That book is full of immoral injunctions, & suggests venerating an evil, jealous, amoral, misogynistic, magic spirit monster man..

    Or are you suggesting that exposure to such feckin’ nonsense, (it says that the Earth is flat!), might help make the kids become atheists.

  14. #14 Dan
    May 27, 2008

    Me and I seem to have the same question (Man! Now that was a fun sentence to write).

  15. #15 Etha Williams
    May 27, 2008

    Posted by: whoknows | May 27, 2008 4:14 PM

    Not you, that’s for sure.

  16. #16 gaby
    May 27, 2008

    Unfortunately, coming from that area of VA, that is a saying that is spread frequently. “Get GOD back” in schools, government, and life in general. Its a sad way to live trust me. These people actually believe that life would be better for all of us if an imaginary being ruled the world.

  17. #17 Michelle
    May 27, 2008

    what what what. Geeze, what part of “public” and “No religious shit” is so fucking hard to understand?

  18. #18 James F
    May 27, 2008

    Borrowing from Dan Dennett, an upper-level high school comparative religion course – or a module in a history or social studies class – would be useful for understanding human culture. Somehow I doubt that such enlightenment is the typical motive for such proposed Bible studies classes, however.

  19. #19 red rabbit
    May 27, 2008

    Yes, absolutely. You have to know what it says and what it means. As long as PZ has control of the curriculum.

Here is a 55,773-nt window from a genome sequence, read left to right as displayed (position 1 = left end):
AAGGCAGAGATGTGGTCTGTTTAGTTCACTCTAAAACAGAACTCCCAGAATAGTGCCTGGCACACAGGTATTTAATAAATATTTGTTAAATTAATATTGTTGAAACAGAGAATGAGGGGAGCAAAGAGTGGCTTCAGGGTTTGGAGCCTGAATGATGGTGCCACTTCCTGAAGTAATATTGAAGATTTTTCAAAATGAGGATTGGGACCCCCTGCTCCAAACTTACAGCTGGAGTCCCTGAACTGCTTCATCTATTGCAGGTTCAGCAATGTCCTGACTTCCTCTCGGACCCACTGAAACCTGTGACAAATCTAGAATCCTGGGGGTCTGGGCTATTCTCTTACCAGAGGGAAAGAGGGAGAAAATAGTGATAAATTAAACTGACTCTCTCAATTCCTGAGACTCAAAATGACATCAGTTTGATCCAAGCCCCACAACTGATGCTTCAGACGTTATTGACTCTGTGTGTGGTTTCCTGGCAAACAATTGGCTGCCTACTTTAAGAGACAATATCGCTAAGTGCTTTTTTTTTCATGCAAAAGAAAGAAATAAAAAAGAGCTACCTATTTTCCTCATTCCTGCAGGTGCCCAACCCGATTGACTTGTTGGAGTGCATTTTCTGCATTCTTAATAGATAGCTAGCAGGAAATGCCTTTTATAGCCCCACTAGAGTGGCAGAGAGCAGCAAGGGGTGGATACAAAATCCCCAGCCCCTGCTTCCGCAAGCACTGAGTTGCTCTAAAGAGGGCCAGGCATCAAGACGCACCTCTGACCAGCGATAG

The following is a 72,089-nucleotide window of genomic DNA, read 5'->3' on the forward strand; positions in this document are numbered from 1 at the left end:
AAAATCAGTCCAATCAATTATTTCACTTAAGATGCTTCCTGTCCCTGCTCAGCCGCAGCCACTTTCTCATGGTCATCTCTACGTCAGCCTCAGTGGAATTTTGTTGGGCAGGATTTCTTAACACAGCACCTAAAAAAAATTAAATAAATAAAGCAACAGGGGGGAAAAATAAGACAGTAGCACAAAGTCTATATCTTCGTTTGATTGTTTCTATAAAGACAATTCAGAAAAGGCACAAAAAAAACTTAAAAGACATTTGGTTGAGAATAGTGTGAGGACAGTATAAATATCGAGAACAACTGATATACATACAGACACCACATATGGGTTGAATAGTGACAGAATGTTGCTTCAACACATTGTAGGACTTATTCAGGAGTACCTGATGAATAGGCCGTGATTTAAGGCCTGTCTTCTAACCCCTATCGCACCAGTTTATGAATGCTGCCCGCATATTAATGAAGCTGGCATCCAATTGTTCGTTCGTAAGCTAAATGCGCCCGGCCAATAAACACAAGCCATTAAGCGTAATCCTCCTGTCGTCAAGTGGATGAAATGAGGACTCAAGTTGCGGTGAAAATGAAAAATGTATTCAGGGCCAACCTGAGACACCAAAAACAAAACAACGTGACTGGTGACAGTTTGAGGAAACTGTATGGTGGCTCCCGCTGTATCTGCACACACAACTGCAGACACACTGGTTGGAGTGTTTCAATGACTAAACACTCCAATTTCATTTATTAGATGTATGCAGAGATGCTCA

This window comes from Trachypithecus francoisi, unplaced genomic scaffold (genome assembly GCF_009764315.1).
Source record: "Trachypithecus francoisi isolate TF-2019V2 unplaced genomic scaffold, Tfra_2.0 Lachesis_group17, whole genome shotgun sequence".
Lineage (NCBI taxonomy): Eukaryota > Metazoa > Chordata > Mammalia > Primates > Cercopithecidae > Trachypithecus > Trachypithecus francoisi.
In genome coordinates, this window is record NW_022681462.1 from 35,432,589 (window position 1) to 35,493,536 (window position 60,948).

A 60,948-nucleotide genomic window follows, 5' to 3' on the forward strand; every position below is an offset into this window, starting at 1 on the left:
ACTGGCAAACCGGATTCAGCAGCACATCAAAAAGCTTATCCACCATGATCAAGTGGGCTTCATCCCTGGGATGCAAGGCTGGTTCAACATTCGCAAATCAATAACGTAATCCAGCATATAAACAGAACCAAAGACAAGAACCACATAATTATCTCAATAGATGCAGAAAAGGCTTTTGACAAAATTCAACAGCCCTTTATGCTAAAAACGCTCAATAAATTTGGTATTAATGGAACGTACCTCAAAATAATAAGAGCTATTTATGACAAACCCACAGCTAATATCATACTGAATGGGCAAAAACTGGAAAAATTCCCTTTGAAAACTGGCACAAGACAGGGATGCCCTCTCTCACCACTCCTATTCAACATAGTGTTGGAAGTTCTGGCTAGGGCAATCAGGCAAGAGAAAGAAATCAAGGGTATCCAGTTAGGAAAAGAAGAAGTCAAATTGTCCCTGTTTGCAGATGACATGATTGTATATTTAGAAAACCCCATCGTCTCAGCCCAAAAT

20. #20 Raynfala
    May 27, 2008

    Every single one of the people who voted “Yes” in that poll needs to be swatted twenty times on the rump with a rolled up copy of the U.S. Constitution.

  21. #21 Alcari
    May 27, 2008

    Sure, I think I class discussing the bible is pretty much a must in these days.

    BUT,
    It should simply be discussed as a work of literature, and there should be other classes covering other religions. Nobody ever got hurt by understanding the beliefs around them.

    To bad that’s not their intention though, so my vote is NO

  22. #22 Alcari
    May 27, 2008

    doing well so far:

    Yes 162 (19.42%)
    No 672 (80.58%)

  23. #23 Ryan F Stello
    May 27, 2008

    James F,

    Somehow I doubt that such enlightenment is the typical motive for such proposed Bible studies classes

    Exactly, the proposed course offers nothing to compare with the Bible, so it’s not comparative religion.

  24. #24 Turdus
    May 27, 2008

    Dan, #12